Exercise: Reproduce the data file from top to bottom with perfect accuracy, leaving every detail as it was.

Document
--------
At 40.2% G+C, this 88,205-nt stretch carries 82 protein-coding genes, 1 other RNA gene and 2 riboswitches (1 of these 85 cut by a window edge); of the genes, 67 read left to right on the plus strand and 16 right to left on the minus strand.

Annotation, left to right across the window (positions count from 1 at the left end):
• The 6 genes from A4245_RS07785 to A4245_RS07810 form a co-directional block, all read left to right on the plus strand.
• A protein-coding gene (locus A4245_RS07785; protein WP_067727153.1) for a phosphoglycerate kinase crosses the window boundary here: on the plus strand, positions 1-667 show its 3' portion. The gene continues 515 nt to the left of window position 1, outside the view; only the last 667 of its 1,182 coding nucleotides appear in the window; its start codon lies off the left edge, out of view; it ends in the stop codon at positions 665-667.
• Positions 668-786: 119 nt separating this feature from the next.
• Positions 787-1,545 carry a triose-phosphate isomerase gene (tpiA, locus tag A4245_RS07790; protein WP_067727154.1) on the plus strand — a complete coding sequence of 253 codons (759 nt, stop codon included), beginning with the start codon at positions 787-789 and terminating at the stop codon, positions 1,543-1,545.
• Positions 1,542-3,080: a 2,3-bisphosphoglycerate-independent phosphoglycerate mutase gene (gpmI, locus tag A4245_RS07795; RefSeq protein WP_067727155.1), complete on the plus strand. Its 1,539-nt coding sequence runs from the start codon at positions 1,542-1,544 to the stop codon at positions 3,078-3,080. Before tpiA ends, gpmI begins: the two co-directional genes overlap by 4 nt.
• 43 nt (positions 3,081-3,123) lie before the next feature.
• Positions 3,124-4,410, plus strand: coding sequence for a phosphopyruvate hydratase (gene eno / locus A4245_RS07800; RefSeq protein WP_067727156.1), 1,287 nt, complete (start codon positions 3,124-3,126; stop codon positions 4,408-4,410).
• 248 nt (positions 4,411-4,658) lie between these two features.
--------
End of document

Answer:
At 40.2% G+C, this 88,205-nt stretch carries 82 protein-coding genes, 1 other RNA gene and 2 riboswitches (1 of these 85 cut by a window edge); of the genes, 67 read left to right on the plus strand and 16 right to left on the minus strand.

Annotation, left to right across the window (positions count from 1 at the left end):
• The 6 genes from A4245_RS07785 to A4245_RS07810 form a co-directional block, all read left to right on the plus strand.
• A protein-coding gene (locus A4245_RS07785; protein WP_067727153.1) for a phosphoglycerate kinase crosses the window boundary here: on the plus strand, positions 1-667 show its 3' portion. The gene continues 515 nt to the left of window position 1, outside the view; only the last 667 of its 1,182 coding nucleotides appear in the window; its start codon lies off the left edge, out of view; it ends in the stop codon at positions 665-667.
• Positions 668-786: 119 nt separating this feature from the next.
• Positions 787-1,545 carry a triose-phosphate isomerase gene (tpiA, locus tag A4245_RS07790; protein WP_067727154.1) on the plus strand — a complete coding sequence of 253 codons (759 nt, stop codon included), beginning with the start codon at positions 787-789 and terminating at the stop codon, positions 1,543-1,545.
• Positions 1,542-3,080: a 2,3-bisphosphoglycerate-independent phosphoglycerate mutase gene (gpmI, locus tag A4245_RS07795; RefSeq protein WP_067727155.1), complete on the plus strand. Its 1,539-nt coding sequence runs from the start codon at positions 1,542-1,544 to the stop codon at positions 3,078-3,080. Before tpiA ends, gpmI begins: the two co-directional genes overlap by 4 nt.
• 43 nt (positions 3,081-3,123) lie before the next feature.
• Positions 3,124-4,410, plus strand: coding sequence for a phosphopyruvate hydratase (gene eno / locus A4245_RS07800; RefSeq protein WP_067727156.1), 1,287 nt, complete (start codon positions 3,124-3,126; stop codon positions 4,408-4,410).
• 248 nt (positions 4,411-4,658) lie between these two features.